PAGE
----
rock salt sample

The Production of Salt in Ancient Ireland

An adult needs less than 6g of salt per day, but it is still a requirement for survival. Without sodium, the main component of modern table salt, the human body is at risk of heart failure and an increased risk of death. But how did people guarantee an intake of salt in ancient Ireland?

As you season your dinner this evening, spare a thought for those ancient Irish communities who couldn’t ride their horse down to the local store and pick up a shaker of Saxa. They could, however, trade other goods for sacks of mined salt.

Salt in Ancient Ireland

Rock salt deposits
Rock salt deposits are left behind when salt water evaporates.

Natural salts were in abundant supply for those ancient Irish societies, and man was able to sustain his salt intake from eating wild game. But during the winter months (of which Ireland is famous) game was less active, and preserving food became essential.

Before the introduction of salt mining, salt pans – low-level areas were saltwater gets trapped and, over time, the water evaporates or is made to evaporate, leaving salt deposits behind – were dotted around the Irish coast.

Conall Corc and the Corco Luigde, written in the eighth century, documents a tribute of salt paid by the Aran Islands to the King of Cashel. Salt, it seems, was in great demand.

When the Celtic settlers came with their knowledge of mining – copper and iron ore, for example – it is generally accepted that they began mining salt, too.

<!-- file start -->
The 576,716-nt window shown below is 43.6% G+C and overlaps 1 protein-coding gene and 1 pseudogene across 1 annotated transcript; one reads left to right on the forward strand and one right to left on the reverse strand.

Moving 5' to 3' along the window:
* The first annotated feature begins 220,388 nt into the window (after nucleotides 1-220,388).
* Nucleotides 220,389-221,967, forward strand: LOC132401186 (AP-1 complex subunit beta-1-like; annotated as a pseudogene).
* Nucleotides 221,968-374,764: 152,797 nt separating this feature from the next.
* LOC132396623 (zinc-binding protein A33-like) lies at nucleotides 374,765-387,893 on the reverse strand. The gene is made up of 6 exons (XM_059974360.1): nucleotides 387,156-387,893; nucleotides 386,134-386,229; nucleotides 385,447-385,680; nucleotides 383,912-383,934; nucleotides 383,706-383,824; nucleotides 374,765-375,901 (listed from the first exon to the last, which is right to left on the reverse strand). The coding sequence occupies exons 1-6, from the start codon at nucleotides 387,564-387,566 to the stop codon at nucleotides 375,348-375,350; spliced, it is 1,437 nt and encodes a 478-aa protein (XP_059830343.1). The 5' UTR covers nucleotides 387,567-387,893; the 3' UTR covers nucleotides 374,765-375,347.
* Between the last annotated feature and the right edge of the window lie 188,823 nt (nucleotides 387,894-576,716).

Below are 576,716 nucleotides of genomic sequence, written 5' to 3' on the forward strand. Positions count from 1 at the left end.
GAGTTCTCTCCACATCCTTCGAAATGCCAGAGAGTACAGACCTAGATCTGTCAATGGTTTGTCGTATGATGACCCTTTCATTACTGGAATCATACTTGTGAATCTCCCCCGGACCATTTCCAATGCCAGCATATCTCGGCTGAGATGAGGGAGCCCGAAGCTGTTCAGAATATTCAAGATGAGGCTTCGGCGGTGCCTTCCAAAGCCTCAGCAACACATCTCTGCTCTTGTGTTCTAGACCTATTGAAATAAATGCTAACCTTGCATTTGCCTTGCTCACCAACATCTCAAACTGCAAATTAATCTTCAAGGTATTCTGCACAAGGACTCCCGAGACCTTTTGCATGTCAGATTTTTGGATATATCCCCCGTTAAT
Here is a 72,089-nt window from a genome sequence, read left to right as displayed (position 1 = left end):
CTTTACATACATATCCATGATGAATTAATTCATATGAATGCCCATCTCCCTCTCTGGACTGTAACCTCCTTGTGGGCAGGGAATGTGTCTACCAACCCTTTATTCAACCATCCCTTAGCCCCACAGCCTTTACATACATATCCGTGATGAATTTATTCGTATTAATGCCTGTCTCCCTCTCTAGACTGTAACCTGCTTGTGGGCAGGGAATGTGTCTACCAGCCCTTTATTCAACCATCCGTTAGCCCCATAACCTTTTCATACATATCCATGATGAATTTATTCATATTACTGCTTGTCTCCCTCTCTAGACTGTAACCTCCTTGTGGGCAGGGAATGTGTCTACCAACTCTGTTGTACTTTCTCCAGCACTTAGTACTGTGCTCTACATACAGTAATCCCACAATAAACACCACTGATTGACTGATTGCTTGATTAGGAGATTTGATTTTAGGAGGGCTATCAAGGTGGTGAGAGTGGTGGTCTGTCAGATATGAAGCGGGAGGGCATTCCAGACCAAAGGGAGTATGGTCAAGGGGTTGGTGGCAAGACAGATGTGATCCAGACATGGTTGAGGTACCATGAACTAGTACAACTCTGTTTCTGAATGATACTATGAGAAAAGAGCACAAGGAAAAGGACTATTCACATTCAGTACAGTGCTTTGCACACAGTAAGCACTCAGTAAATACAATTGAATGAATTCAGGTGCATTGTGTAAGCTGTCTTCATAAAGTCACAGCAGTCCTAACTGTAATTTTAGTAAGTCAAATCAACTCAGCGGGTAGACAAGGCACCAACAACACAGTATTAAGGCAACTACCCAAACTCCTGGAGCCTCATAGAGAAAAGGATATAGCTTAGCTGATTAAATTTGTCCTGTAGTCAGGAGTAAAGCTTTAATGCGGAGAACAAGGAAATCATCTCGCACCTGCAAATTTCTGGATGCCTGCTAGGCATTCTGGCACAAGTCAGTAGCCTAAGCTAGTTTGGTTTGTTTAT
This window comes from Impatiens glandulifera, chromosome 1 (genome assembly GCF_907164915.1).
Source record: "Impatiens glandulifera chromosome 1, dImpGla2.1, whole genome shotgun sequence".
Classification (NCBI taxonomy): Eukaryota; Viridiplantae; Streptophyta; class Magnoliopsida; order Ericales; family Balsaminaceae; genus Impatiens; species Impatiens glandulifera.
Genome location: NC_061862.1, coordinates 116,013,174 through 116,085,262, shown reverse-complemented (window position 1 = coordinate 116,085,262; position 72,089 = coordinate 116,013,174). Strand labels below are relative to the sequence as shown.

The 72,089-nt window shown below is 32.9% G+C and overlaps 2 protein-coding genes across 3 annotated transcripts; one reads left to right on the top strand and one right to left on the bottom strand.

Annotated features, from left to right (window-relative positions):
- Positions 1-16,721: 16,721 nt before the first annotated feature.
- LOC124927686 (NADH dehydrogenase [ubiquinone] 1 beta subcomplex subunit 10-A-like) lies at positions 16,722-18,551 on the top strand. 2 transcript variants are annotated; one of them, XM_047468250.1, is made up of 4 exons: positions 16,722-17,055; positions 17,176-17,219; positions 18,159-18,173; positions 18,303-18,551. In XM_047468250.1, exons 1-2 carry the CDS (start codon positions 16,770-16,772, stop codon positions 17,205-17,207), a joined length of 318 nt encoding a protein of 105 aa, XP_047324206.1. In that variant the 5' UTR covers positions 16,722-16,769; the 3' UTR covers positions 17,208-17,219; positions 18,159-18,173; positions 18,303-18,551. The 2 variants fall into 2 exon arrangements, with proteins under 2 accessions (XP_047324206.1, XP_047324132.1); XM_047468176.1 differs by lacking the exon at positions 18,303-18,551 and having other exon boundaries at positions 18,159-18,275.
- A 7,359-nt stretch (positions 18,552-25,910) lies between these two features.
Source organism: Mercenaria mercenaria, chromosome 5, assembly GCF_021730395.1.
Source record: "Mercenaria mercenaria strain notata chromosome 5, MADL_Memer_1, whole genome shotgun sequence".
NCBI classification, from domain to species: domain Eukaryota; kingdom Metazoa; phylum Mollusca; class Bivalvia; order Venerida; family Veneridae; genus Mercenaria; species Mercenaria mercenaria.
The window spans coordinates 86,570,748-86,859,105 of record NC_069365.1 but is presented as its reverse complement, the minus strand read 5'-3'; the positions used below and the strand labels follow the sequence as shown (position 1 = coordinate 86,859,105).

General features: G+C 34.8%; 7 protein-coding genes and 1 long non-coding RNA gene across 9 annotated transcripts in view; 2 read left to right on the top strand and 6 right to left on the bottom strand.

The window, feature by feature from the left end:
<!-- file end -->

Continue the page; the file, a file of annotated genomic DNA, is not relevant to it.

Though there is little evidence of extensive salt mining in ancient Ireland, one of the only known salt mining locations in Ireland is that of Kilroot, Carrickfergus, in County Antrim. Modern records suggest its current mining operation has existed since 1965, but the site itself is estimated to be over 200 million years old.

The Kilroot salt mine was formed in the Triassic period, most likely by a body of salt water that got landlocked and, as temperatures rose, the water evaporated, leaving a wealth of raw salt deposits behind.

Today, the mine excavates 500,000 tonnes of rock salt a year, and it is used in winter road gritting across Ireland, the United Kingdom, and even the United States.

Whether the mine was used by the ancient Irish or not, we cannot say for certain. But it was rediscovered in the early 1850s when the Marquis of Downshire was searching the local area for coal deposits. Shafts were drilled and water was pumped down below the 600ft of rock and sediment, and a brine mixture was brought up for evaporation.

Salt was essential for winter stores in ancient times. It was used as a preservative for meat that would last the cold months. Beef, pork, fish – anything that could go off would if it had not been salted.

Beyond food preservation, salt was also used by the druids in their rituals. A bowl of salt would be placed beside a man’s deathbed, perhaps to give an offering to Manannán mac Lir on his way to Tír na nÓg.

In any event, salt has been a mainstay of the Irish ways of life for longer than we know.

Cover photo courtesy of Lech Darski
Peter J Merrigan
Peter J Merrigan was first published at the age of 17 in the Simon & Schuster anthology, Children of the Troubles. He has studied extensively and maintains a passion for pre-Christian Ireland. He is the author of the Ailigh Wars Saga novels, set in Iron Age Ireland.